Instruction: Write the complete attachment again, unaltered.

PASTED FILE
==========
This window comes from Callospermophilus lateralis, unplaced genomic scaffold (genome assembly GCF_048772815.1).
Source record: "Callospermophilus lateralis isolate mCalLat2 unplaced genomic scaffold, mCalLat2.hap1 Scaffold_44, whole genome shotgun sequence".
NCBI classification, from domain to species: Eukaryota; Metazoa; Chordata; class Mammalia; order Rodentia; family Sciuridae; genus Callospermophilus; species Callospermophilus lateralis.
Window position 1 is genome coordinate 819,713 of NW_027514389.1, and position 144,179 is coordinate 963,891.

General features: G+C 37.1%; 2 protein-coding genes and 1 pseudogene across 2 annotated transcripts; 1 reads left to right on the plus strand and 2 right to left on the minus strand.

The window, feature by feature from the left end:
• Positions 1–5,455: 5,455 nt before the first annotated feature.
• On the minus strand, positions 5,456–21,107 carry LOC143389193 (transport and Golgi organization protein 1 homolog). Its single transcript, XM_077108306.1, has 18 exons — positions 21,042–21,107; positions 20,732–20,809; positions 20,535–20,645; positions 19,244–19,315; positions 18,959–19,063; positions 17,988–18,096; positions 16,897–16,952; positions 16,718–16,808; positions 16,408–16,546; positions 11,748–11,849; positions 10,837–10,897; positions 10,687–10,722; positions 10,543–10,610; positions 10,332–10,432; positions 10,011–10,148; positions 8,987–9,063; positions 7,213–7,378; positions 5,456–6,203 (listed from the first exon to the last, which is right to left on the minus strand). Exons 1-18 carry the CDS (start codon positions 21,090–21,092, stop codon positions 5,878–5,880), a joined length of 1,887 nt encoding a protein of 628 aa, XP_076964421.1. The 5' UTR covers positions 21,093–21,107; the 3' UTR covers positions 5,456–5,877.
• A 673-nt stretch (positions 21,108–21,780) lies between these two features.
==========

This window comes from Callospermophilus lateralis, unplaced genomic scaffold (genome assembly GCF_048772815.1).
Source record: "Callospermophilus lateralis isolate mCalLat2 unplaced genomic scaffold, mCalLat2.hap1 Scaffold_44, whole genome shotgun sequence".
NCBI classification, from domain to species: Eukaryota; Metazoa; Chordata; class Mammalia; order Rodentia; family Sciuridae; genus Callospermophilus; species Callospermophilus lateralis.
Window position 1 is genome coordinate 819,713 of NW_027514389.1, and position 144,179 is coordinate 963,891.

General features: G+C 37.1%; 2 protein-coding genes and 1 pseudogene across 2 annotated transcripts; 1 reads left to right on the plus strand and 2 right to left on the minus strand.

The window, feature by feature from the left end:
• Positions 1–5,455: 5,455 nt before the first annotated feature.
• On the minus strand, positions 5,456–21,107 carry LOC143389193 (transport and Golgi organization protein 1 homolog). Its single transcript, XM_077108306.1, has 18 exons — positions 21,042–21,107; positions 20,732–20,809; positions 20,535–20,645; positions 19,244–19,315; positions 18,959–19,063; positions 17,988–18,096; positions 16,897–16,952; positions 16,718–16,808; positions 16,408–16,546; positions 11,748–11,849; positions 10,837–10,897; positions 10,687–10,722; positions 10,543–10,610; positions 10,332–10,432; positions 10,011–10,148; positions 8,987–9,063; positions 7,213–7,378; positions 5,456–6,203 (listed from the first exon to the last, which is right to left on the minus strand). Exons 1-18 carry the CDS (start codon positions 21,090–21,092, stop codon positions 5,878–5,880), a joined length of 1,887 nt encoding a protein of 628 aa, XP_076964421.1. The 5' UTR covers positions 21,093–21,107; the 3' UTR covers positions 5,456–5,877.
• A 673-nt stretch (positions 21,108–21,780) lies between these two features.